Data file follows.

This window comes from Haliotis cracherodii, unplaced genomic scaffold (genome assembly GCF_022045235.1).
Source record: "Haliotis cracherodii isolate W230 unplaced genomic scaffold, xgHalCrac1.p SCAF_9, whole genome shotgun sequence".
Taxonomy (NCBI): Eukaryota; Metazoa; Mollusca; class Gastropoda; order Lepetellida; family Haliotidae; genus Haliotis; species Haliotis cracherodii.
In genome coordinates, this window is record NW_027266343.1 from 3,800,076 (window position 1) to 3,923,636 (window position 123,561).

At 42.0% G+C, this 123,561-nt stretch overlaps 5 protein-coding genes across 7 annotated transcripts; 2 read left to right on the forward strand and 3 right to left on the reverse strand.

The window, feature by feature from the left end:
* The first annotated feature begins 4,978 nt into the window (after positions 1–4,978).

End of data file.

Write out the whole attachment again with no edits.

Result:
This window comes from Haliotis cracherodii, unplaced genomic scaffold (genome assembly GCF_022045235.1).
Source record: "Haliotis cracherodii isolate W230 unplaced genomic scaffold, xgHalCrac1.p SCAF_9, whole genome shotgun sequence".
Taxonomy (NCBI): Eukaryota; Metazoa; Mollusca; class Gastropoda; order Lepetellida; family Haliotidae; genus Haliotis; species Haliotis cracherodii.
In genome coordinates, this window is record NW_027266343.1 from 3,800,076 (window position 1) to 3,923,636 (window position 123,561).

At 42.0% G+C, this 123,561-nt stretch overlaps 5 protein-coding genes across 7 annotated transcripts; 2 read left to right on the forward strand and 3 right to left on the reverse strand.

The window, feature by feature from the left end:
* The first annotated feature begins 4,978 nt into the window (after positions 1–4,978).